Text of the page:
Distorting Acts 1:8

Posted on October 19, 2011 by Dr. Jerry Rankin in Rankin Connecting

We invoke several “Great Commission” passages of Scripture to challenge and motivate churches and individuals to give priority to our mission task. I say, “our mission task” as it is something that has been relegated to us as Godʼs people. In reality, however, it is Godʼs mission. God is actively pursuing redeeming a lost world and His ultimate purpose of the kingdoms of this world becoming the kingdom of our Lord. “Missions” is the activity of Godʼs people to fulfill Godʼs “mission.”

Most prominent in our awareness are Matthew 28:19-20 and Acts 1:8, different perspectives on the mandate Jesus gave to His disciples before He ascended to the Father, having completed His earthly ministry. These are not two different interpretations of the same statement. Jesus obviously had many more words of exhortation and instruction than are captured in the Gospels. These are two summary excerpts from that final message as the Holy Spirit inspired separate writers to capture what Jesus said.

Jesus had already told His disciples that the Holy Spirit would come to empower them once He had ascended to the Father; just as He had been alongside them, the Holy Spirit would actually be within them. In Acts 1:8 He clarifies the primary purpose for which the Holy Spirit indwells us; it is to empower us to witness of Jesus Christ. Yes, there are many aspects of the Holy Spiritʼs ministry–He convicts of sins, regenerates, guides, comforts, forms Christlike character, but it is all for the purpose of focusing on and glorifying Jesus.

Jesus explains how the Spirit will use His followers for witness to fulfill Godʼs mission: “But you will receive power when the Holy Spirit has come upon you, and you will be my witnesses in Jerusalem and in all Judea and Samaria, and to the end of the earth.” That geographic extension of a gospel witness was outlined in the Book of Acts. The witness of the apostles filled Jerusalem and spread throughout the province of Judea. It extended cross-culturally in the revival at Samaria and Peterʼs witness to Cornelius. Then Paul was called, and others joined him, to proclaim the gospel to the Gentiles, and the witness began to spread to all peoples, tribes and nations.

We have made an appropriate analogy of Acts 1:8 to understand that our own witness is to spread like it did in the early days of the church. We are to proclaim the gospel in our home town but also to reach out to the surrounding communities of our state. We are to reach the farther geographic areas and those of different races and cultures throughout our nation and engage in foreign missions around the world. There is no problem with the concept except as we see those concentric circles of witness as sequential responsibilities.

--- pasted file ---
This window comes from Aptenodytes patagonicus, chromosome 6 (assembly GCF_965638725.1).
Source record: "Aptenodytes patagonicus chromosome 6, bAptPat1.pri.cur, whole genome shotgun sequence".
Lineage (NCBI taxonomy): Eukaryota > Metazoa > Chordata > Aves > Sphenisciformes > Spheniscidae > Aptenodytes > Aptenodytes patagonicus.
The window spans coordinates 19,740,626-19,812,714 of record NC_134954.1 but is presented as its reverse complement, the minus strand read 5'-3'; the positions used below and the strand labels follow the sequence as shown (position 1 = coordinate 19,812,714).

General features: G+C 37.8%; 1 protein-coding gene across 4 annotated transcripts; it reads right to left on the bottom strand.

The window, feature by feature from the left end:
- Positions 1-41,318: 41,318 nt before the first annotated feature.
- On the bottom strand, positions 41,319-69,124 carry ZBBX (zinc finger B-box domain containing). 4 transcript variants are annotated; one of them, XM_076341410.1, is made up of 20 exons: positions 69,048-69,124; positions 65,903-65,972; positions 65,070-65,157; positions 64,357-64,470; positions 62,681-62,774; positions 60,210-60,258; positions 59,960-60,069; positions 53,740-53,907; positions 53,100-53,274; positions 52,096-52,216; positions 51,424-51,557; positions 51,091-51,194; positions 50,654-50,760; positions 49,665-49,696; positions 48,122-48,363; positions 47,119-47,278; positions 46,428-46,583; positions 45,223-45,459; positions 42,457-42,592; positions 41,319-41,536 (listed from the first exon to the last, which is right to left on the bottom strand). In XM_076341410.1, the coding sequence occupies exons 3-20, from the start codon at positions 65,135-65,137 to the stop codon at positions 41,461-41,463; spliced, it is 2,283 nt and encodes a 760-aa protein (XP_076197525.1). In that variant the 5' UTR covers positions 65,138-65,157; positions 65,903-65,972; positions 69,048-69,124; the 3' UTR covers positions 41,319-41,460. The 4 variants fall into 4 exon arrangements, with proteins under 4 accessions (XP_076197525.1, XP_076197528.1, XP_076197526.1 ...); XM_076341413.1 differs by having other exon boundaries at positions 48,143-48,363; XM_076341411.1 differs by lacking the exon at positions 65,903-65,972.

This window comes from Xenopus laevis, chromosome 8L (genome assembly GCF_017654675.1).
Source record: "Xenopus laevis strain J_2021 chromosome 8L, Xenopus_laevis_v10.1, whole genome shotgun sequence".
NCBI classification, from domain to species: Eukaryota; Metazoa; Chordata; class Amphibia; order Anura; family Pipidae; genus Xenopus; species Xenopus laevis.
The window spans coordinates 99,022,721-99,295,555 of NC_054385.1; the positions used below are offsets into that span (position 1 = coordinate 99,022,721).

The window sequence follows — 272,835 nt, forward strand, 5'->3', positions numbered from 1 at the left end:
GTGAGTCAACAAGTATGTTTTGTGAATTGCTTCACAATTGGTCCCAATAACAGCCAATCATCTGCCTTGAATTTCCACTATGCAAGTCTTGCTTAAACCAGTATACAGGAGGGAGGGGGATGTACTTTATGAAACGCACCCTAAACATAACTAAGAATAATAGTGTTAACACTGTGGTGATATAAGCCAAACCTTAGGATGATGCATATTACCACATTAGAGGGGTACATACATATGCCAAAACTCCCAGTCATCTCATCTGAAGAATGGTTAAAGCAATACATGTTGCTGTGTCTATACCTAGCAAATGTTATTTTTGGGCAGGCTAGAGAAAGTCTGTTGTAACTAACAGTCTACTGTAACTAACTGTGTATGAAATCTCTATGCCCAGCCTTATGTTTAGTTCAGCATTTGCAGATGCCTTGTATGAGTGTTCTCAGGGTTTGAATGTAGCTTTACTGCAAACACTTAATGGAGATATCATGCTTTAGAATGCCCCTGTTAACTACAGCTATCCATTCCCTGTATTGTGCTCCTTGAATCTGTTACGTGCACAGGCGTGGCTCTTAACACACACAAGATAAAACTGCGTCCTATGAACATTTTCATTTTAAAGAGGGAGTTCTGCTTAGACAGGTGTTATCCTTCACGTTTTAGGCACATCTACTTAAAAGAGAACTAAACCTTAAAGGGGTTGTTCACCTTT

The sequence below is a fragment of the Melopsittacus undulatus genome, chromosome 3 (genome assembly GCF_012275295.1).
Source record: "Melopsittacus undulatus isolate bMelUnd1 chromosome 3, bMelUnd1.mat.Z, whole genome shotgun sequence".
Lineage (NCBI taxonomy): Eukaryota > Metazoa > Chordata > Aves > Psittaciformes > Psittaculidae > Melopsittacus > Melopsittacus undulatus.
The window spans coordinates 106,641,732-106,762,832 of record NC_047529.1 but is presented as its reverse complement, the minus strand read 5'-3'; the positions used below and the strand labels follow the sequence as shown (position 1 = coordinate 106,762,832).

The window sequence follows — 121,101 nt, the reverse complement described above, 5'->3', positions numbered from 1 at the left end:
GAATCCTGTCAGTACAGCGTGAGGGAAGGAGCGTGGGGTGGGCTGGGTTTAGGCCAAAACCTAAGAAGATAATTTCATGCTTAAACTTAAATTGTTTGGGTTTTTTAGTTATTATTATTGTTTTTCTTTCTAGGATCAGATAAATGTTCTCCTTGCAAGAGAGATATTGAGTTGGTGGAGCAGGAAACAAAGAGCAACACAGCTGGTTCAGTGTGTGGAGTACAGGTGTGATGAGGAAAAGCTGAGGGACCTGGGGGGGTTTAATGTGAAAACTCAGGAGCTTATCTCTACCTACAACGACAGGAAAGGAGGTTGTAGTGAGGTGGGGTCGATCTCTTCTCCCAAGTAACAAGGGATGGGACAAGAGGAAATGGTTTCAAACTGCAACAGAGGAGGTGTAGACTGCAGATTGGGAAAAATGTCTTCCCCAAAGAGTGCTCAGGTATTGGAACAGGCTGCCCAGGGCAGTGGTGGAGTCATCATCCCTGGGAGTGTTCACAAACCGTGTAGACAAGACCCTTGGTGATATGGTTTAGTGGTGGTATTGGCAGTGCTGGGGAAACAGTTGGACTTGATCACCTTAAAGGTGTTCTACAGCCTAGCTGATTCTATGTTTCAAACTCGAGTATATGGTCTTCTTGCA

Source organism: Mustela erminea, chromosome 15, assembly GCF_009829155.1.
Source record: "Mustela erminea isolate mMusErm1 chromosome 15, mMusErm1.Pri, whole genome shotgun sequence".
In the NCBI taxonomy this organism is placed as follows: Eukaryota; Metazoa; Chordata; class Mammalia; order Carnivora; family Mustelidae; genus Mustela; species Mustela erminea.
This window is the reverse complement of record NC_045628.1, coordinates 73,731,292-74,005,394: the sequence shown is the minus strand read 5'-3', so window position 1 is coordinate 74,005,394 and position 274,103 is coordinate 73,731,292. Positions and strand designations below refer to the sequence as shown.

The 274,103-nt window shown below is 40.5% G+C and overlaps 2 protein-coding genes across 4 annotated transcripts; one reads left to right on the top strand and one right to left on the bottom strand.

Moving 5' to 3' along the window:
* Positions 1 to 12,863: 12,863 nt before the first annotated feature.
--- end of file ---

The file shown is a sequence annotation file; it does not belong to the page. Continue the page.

Many churches and Christians feel no responsibility to witness to the nations until they have evangelized their own community. That hasnʼt happened and is not likely to happen anytime soon as there will always be those who reject the gospel. Meanwhile, lost ethnic groups right around us are never confronted with the claims of Christ, and nations remain unreached. One pastor challenged me by contending adamantly that the Scripture tells us to witness in Jerusalem, then in Judea, then in Samaria, and then to the ends of the earth. I responded in pointing out there is no “then” in the passage. We are responsible for reaching the whole world.

Actually, one has to resort to clever hermeneutical gymnastics to even apply this verse to our sequential geographic witness. What Jesus was talking about, indeed, did happen as the witness progressed from Jerusalem to Judea and Samaria and eventually to the Gentiles. It now remains to reach the ends of the earth, and that includes us, our communities, ethnic groups where we live and throughout America. We cannot use Scripture to justify engagement in local witness exclusively; our witness is to be among all peoples everywhere!

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